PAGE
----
***RECOMMENDED*** To state the fact that the Lyric Opera of Chicago has a passionate love affair with Mozart’s The Magic Flute may be a bit of an understatement. The company has produced this 230-year-old work innumerable times since its Lyric debut in 1966. This production marks the fourth time that it has graced their stage within the past 15 seasons -- with the most recent being in 2017. Regardless of whatever iteration of The Magic Flute that you may have encountered in the past, it’s a very safe bet that you have never seen anything like this one. 3 SPOTLIGHTS
The reason for that is, in large part, thanks to the genius of Suzanne Andrade and Barrie Kosky. These two innovative artists co-conceived and co-directed this opera nearly ten years ago for the Komische Oper Berlin. Relying solely on the beauty and humanity of Mozart’s score and with a heavy nod to Emanuel Schikaneder’s improvised contributions to the libretto they have reimagined The Magic Flute and built their version from the ground up.
Add in Paul Barritt’s endlessly fascinating and inventive hand-drawn animation and you have the most magical The Magic Flute that you will ever come across – dare one say even more dazzling than Julie Taymor’s splendid and puppet-filled production for the Metropolitan Opera. Seen by over 700,000 people worldwide thus far, Lyric was wise to license this work now so that Chicago audiences as well can finally be captivated by its abundant charms.
Is this the best opera to introduce children, young adults or the average novice opera-goer to the rapturous glory and wonder of the art form known as opera? For the most part, the answer has to be a solid yes. While certain initial details within the first act may be confusing to someone who is not familiar with the fairytale quality of this work or the folklore upon which it is based, a quick perusal of the plot synopsis in the front of your program should clear up any uncertainty before the curtain rises. One such instance is the very clever way that we learn how the three ladies punish Papageno and render him mute. The details are illustrated via a visual metaphor. Subtle instances such as this are delightful to those who pay very close attention.
Andrade and Kosky’s concept presents this The Magic Flute as a silent film from the 1920s, with a heavy emphasis on German Expressionism. The set consists of a large proscenium arch within the proscenium arch of the Lyric Opera house, with a red velvet curtain that is raised to reveal a large silver screen upon which a movie would be projected. All of the action takes place in front of and within that screen. Certain doors swivel open or closed, platforms mysteriously thrust outwards towards the audience and windows abound so that you feel as if you are viewing an enormous Bavarian Advent calendar with life-sized surprises revealed when each new door or window is popped open. It is through these openings that all of the singers make their entrances and exits. In such a fashion the players are performing within the animation and responding or interacting directly with it. Conductor Karen Kamensek controls the pacing and revival director Tobias Ribitzki spent over two weeks on the choreographic elements alone to ensure that the entire cast perfectly hits their mark every single time that they take the stage as they mesh seamlessly with the animation.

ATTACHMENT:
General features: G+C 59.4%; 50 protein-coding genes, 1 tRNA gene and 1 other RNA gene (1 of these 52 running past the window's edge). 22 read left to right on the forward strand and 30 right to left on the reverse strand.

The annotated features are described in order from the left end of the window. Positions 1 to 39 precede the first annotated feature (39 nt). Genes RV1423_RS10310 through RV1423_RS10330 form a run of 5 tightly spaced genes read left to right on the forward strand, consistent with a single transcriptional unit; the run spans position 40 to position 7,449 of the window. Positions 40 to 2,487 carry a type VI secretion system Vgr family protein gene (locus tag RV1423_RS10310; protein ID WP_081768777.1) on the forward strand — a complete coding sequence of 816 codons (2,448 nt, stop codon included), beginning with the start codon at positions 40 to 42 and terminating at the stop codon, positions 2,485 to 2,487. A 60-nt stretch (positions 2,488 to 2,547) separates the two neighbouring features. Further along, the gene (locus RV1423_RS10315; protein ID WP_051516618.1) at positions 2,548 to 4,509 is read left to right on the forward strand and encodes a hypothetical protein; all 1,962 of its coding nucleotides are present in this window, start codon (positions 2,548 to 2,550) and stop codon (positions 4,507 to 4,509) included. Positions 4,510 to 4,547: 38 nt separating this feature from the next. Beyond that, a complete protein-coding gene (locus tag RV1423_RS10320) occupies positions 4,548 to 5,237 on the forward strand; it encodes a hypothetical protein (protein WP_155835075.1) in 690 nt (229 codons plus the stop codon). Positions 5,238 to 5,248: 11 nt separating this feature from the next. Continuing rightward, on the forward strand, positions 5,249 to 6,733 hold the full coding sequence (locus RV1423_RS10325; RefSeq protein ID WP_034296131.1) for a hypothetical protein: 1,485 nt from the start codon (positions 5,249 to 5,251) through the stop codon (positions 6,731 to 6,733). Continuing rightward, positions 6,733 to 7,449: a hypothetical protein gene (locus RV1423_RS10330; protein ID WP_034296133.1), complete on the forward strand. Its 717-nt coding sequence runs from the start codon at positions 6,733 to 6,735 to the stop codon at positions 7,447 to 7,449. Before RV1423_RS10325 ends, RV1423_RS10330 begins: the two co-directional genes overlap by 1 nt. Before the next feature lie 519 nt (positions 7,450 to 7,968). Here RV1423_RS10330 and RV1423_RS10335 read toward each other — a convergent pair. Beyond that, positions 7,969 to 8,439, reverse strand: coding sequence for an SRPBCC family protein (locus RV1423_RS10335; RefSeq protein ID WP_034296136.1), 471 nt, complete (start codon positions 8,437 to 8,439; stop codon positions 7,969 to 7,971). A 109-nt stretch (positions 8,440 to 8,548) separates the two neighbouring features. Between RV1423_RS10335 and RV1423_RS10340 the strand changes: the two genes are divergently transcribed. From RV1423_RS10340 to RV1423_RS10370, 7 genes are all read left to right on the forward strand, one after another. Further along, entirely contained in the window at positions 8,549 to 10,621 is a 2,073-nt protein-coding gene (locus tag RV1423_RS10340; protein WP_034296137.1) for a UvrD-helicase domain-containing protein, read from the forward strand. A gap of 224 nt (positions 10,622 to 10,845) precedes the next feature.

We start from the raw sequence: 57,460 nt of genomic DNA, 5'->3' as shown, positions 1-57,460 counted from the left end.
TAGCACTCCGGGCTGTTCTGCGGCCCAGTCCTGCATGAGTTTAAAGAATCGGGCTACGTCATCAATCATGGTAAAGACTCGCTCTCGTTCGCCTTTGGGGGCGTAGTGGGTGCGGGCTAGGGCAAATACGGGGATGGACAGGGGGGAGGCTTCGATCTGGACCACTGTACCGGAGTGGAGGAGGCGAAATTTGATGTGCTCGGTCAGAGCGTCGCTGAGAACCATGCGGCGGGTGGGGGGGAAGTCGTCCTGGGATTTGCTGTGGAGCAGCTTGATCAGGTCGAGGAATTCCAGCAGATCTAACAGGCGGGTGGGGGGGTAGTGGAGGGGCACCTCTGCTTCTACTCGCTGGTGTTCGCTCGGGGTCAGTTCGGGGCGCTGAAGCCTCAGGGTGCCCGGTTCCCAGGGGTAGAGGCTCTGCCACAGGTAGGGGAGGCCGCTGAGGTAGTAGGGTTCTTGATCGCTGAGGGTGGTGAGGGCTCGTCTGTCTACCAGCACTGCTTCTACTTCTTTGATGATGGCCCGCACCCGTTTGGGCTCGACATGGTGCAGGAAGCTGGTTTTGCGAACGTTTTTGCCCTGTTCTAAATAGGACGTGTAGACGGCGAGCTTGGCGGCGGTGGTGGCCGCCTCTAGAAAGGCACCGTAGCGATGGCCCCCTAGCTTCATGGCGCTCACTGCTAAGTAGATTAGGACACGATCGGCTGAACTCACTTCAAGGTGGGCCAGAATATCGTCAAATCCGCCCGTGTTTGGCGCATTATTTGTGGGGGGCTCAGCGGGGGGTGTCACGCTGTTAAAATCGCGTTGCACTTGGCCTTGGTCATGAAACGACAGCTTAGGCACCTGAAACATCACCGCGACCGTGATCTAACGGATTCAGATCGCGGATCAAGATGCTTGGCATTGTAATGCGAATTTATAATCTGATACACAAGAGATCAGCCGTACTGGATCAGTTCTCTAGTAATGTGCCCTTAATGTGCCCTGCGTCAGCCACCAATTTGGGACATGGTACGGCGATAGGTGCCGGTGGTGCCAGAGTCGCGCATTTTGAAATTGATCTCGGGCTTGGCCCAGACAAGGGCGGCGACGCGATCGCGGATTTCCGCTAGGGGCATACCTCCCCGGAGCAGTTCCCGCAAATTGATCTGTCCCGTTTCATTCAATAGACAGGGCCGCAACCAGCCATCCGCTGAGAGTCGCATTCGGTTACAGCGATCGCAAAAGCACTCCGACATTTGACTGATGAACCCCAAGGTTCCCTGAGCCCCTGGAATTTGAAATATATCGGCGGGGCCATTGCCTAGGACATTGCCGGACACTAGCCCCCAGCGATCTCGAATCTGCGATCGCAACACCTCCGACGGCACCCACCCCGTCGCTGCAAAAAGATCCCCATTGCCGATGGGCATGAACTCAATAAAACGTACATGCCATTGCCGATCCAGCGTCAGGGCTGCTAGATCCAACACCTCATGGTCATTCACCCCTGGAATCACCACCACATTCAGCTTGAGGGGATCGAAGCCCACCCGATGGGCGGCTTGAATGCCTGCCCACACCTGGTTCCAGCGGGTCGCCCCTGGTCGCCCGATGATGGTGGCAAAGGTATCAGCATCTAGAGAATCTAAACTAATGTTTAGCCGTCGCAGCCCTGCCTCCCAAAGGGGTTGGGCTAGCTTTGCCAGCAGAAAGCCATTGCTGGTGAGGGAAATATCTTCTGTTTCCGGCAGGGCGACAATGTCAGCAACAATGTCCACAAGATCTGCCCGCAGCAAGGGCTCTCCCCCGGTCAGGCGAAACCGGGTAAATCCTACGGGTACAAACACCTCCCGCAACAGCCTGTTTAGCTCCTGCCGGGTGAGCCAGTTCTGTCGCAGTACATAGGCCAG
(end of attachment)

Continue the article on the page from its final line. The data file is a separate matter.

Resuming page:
Such rigid precision and technical discipline can drain a performer and hinder their development of creating a solid character. Vocally this entire cast is wonderful but there are, sadly, some static characterizations. At times you may feel as if you are merely watching a movie playing out before you and what should be a grand opera with huge sets and spectacular costumes may tend to feel a bit two-dimensional.
But there are plentiful joys to be had here. Soprano Ying Fang is marvelous as the kidnapped princess Pamina, complete with a Louise Brooks-inspired bob haircut. Tenor Pavel Petrov is captivating as the hero Tamino, the prince who will endure any trials to earn the love of Pamina. Baritone Huw Montague Rendall is downright endearing as Papageno, the bird catcher in search of love and accompanied by an animated feline companion that nearly steals the show. Rendall is a stand-in for Buster Keaton and captures that particular silent film star’s great physicality. The Queen of the Night, coloratura soprano Lila Dufy, deftly handles the role’s demanding vocal fireworks. Tenor Brenton Ryan is the masked Monostatos, villainous henchman to the evil Sarastro (bass Tareq Nazmi).
In a production laden with video projection which can sometimes feel as if it’s engulfing the entire stage, the evening’s most memorable moment may also be its simplest. When Fang launches into Pamina’s gorgeous aria Ach, ich fuhl’s in the final act, she is beneath a single barren tree as the snow falls silently upon her lamentation. No massive sets or lavish costumes required – this is a grand opera after all.
Go and be thrilled by this uniquely theatrical experience…and that darn cat.
The Magic Flute continues until November 27, 2021
Remaining performances are:
- November 14 at 2:00 PM
- November 17 at 2:00 PM
- November 19 at 7:00 PM
- November 27 at 7:30 PM
Running time is 2 hours and 45 minutes with one intermission